At the least, the company was required to upgrade plumbing systems, which are one pathway through which the gas could have traveled to Fernandez’s studio, Anderson said. “That’s really our main concern,” he said, because of the underground connections to local houses and businesses.
The letter, from department manager David Read, required the mill to re-apply for a permit to use the chemical and submit plans for monitoring and reacting to chemical leaks. Read also asked company officials to notify the University and local Marcy-Holmes residents of future fumigations.
The agriculture department has legal jurisdiction over pesticide use in the city.
A disputed chemical
Methyl bromide is a Restricted Use Pesticide, a category of chemicals that requires training and licensing before it can be used, said chemical expert Vern Walter. The restricted use label is reserved for compounds that are inherently toxic by their very nature, he said.
Walter, who has used methyl bromide for nearly 50 years, attended a conference on the chemical Monday at the University.
Short term, mild exposure to methyl bromide can produce headaches, dizziness, nausea and pain in the chest and throat. Larger doses can induce slurred speech, blurred vision, temporary blindness, confusion and sweating. Extreme inhalation can cause lung swelling, congestion, hemorrhaging in the brain, kidney damage, numbness and death.
Methyl bromide is odorless and colorless; therefore victims might not realize they’ve ever been exposed to it. Although initial symptoms can appear three to 12 hours after inhalation, the effects of serious exposure — damage to the nervous system, kidneys, lungs and throat — might not surface for 48 hours or several months. Walter said although acute exposure to the fumigant can be dangerous, low-level inhalation over a period of time is generally not a serious risk.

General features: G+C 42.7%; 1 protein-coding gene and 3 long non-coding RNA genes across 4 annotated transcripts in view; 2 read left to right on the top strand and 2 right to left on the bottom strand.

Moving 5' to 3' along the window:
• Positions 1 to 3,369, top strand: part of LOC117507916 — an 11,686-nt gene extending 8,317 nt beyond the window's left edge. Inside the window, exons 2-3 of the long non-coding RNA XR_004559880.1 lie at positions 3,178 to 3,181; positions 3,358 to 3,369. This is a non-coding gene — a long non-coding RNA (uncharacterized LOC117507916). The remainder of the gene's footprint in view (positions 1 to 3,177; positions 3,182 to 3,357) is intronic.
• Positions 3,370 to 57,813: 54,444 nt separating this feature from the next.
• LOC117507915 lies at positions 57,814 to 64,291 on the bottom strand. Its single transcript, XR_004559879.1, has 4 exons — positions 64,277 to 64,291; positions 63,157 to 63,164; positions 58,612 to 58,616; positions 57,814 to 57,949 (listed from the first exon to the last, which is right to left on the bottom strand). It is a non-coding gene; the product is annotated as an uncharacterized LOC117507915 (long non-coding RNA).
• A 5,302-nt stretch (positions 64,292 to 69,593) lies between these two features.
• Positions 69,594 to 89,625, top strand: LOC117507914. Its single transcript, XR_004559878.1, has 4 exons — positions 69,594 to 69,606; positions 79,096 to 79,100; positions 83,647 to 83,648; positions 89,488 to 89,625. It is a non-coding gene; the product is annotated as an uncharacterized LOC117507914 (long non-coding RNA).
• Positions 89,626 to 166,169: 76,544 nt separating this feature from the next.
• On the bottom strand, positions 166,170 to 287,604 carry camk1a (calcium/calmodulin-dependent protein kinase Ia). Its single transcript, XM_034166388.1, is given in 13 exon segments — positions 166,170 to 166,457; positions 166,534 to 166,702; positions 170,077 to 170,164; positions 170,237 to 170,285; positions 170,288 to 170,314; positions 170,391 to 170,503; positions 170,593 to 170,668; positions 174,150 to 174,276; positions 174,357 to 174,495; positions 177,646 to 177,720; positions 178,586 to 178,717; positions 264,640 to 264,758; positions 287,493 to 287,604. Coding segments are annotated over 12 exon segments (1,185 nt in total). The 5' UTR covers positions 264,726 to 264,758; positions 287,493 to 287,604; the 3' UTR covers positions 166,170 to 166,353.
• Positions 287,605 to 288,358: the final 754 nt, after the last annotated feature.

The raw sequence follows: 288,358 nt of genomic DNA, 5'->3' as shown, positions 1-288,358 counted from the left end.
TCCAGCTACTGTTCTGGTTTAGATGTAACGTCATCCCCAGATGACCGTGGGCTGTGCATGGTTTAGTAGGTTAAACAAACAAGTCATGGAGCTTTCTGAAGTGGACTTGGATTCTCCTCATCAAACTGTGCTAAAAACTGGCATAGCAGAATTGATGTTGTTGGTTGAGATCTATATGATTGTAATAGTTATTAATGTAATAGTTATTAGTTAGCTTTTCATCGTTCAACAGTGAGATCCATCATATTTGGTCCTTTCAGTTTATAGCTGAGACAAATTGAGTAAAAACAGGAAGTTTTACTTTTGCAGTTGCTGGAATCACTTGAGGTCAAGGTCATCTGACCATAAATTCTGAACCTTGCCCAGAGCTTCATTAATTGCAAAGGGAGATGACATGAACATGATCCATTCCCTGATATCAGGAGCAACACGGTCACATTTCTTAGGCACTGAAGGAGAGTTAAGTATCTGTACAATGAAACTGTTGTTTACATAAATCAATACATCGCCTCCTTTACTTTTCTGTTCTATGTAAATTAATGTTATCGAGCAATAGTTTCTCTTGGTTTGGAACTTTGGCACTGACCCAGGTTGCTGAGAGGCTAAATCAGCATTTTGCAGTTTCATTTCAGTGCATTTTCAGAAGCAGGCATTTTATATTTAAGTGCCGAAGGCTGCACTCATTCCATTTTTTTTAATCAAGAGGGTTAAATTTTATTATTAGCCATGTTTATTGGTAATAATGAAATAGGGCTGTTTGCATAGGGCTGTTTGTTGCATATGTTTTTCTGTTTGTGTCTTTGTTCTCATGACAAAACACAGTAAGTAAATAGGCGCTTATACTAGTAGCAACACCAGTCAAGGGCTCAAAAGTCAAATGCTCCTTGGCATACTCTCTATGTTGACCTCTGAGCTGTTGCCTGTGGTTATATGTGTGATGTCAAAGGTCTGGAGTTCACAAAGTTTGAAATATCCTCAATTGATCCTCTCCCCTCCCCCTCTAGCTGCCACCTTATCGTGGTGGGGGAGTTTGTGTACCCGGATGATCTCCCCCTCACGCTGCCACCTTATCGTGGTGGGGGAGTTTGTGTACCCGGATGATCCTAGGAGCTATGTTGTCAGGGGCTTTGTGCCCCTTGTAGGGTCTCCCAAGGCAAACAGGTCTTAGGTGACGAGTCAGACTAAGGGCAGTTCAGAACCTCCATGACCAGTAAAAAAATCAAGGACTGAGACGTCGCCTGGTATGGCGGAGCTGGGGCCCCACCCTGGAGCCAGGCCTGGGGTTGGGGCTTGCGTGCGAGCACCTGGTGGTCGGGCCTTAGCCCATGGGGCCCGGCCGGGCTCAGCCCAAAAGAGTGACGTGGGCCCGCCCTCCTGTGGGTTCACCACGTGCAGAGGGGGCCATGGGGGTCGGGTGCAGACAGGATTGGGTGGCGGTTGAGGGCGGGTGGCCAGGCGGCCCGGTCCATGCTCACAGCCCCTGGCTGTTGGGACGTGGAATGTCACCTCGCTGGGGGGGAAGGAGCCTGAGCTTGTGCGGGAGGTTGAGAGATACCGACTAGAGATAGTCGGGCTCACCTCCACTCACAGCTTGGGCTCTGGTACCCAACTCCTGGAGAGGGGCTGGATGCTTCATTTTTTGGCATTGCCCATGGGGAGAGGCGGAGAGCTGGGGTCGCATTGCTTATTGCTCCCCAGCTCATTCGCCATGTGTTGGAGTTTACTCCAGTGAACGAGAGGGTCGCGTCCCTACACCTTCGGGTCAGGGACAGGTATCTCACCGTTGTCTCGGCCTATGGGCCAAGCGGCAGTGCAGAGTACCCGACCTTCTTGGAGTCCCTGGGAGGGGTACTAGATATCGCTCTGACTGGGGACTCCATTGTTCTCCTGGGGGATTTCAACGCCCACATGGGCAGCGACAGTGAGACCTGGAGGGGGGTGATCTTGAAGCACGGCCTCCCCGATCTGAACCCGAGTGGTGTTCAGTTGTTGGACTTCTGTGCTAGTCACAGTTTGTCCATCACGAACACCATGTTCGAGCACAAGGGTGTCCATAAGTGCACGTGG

“It is not cumulative, otherwise everyone in our business would be dead,” Walter said.
A World Wide Web site maintained by the Agency for Toxic Substances and Disease Registry reports that although no long-term effects are likely from a single, small exposure, more serious inhalation can cause comas and permanent damage to the brain and nervous system.
However, acute exposure to methyl bromide is rare because the chemical dissipates quickly, said Hillary Carpenter, a toxicologist for the state Department of Health. For this reason, he said those who neighbor the Archer Daniels Midland property would be unlikely to face poisonous doses.
Another Department of Health toxicologist, Carl Herbrandson, said given proper safety measures, the chemical can be used safely in urban settings. “If it was me, I probably would not be concerned.”
Walter said the chemical is used extensively in California produce fields without adverse exposure in nearby houses.
About 1,000 cases of methyl bromide poisoning have been documented in the more than 50 years the chemical has been used. Effects have ranged from eye irritation to death, according to the Extoxnet Web site maintained through a cooperation of four major universities, including Cornell and Michigan State.
The vast majority of the chemical is used outdoors for soil and produce fumigation, mostly in Florida and California. Only 5 percent of the 27,000 tons of methyl bromide used annually in the United States is sprayed indoors, according to the federal Environmental Protection Agency.